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By Scott Radway

HAGÅTÑA, Guam (July 20, 2002 – Pacific Daily News)---Half a month after Typhoon Chata'an rammed the island, Carmencita Pablo and her family still are collecting rainwater to flush the toilet and to scrub their bodies.

But even the rain has been undependable, she said, sighing. Sometimes, in the middle of the night, she gets out of bed to check the faucet.

"This is ridiculous," Pablo said, who lives on Cross Island Road where it cuts through the hills of Santa Rita. "You just sit around and you wait."

Her 16-year-old daughter is getting a rash. She wonders if her sons, home from college on the mainland, will come back next summer after spending their vacation scrambling for water to maintain the household's hygiene.

"I feel bad they are here on vacation and their vacation is blown," Pablo said, but quickly adding that at least she doesn't have any babies. There is a 3-year-old down the road with eczema, a skin disorder characterized by itching and inflammation, she said.

Pablo added that while she doesn't have power yet, either, the water is vital. She said if family members get too hot, they just shower. But power doesn't get you clean or flush the toilet.

"I am washing my clothes in buckets," Pablo said.

As the island recovers from Chata'an, many homes around the island have had their water and power restored. But stories like Pablo's are not uncommon, as pockets remain of residents still struggling without one or both of those basic necessities.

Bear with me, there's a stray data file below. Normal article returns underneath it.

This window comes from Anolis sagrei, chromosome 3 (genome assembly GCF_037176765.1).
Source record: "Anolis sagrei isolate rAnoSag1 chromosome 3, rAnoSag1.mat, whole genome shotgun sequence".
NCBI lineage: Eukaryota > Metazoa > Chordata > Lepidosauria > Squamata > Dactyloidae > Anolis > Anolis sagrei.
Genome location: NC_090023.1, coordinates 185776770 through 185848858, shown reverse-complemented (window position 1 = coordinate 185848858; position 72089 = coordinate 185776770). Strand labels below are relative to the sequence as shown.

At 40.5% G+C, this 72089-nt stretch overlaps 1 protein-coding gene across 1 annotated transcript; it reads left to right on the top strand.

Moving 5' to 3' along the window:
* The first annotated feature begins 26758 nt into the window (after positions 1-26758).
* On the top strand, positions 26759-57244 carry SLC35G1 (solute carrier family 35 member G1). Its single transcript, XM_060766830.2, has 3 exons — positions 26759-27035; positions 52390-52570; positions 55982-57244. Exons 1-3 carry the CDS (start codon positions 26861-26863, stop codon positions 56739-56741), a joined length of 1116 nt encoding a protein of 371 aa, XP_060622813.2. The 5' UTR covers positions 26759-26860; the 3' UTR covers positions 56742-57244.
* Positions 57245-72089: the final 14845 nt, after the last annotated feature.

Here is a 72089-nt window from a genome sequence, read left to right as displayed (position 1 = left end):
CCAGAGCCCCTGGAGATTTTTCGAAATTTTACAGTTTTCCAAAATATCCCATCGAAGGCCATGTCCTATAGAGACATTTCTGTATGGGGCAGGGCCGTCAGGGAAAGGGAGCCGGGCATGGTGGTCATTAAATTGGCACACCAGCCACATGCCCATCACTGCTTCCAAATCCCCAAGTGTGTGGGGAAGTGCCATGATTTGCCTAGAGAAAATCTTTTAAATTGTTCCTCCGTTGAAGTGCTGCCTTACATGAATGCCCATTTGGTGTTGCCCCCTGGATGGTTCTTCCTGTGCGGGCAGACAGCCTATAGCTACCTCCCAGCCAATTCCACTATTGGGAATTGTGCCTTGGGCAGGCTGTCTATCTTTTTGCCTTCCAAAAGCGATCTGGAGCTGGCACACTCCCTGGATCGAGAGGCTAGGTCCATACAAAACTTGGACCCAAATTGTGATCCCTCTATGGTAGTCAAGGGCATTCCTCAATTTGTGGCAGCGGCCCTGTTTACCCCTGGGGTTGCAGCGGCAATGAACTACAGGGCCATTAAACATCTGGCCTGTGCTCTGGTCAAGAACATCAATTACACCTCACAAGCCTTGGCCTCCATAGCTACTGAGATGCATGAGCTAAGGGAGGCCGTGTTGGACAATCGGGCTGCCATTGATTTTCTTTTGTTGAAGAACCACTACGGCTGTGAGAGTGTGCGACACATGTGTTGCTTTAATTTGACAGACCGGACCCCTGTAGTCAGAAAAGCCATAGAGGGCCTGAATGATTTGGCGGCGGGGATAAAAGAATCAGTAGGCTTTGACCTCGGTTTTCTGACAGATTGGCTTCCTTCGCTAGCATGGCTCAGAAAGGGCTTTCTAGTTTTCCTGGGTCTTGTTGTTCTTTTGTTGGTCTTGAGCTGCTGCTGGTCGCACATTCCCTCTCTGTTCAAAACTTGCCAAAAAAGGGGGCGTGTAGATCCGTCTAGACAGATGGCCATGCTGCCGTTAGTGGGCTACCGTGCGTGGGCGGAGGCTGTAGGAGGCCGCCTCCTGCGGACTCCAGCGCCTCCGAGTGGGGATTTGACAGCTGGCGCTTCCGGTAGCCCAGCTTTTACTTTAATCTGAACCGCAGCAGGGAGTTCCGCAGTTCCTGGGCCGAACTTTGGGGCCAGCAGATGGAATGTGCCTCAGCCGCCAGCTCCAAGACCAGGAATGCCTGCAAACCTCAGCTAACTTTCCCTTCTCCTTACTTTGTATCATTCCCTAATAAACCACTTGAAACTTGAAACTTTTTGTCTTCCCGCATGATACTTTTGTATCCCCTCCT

Government officials reported that crews were working all over the island yesterday. This week, officials said that about 77 percent of the island had power and nearly all had water, although some service still was sporadic.

Umatac is one of those pockets rounding into its third week without power. Residents there are beginning to fray in the unrelenting heat and darkness, said Frankie Quinata, 33, who lives in the village with his mother.

"Everybody's cranky," Quinata said.

Some families have taken to sitting in their cars, cooling their bodies in the air conditioning. Others have pulled their mattresses outside; some are sleeping in the beds of pickups.

"It's a little bit cooler outside than it is within four walls," Quinata said with tired resignation.

But the real bite, he said, is in the wallet.

There is the cost of batteries for the flashlight, the candles, money for repellent for the blooming population of mosquitoes, Quinata said. Washing clothes at a Laundromat is another new bill, and shopping day to day because there isn't a place to keep food is a pricey business.

"It's been taxing," Quinata said. "Everyone is tired and people are snapping. Something has to be done."

For additional reports from the Pacific Daily News, go to PACIFIC ISLANDS REPORT News/Information Links: Newspapers/Pacific Daily News (Guam).

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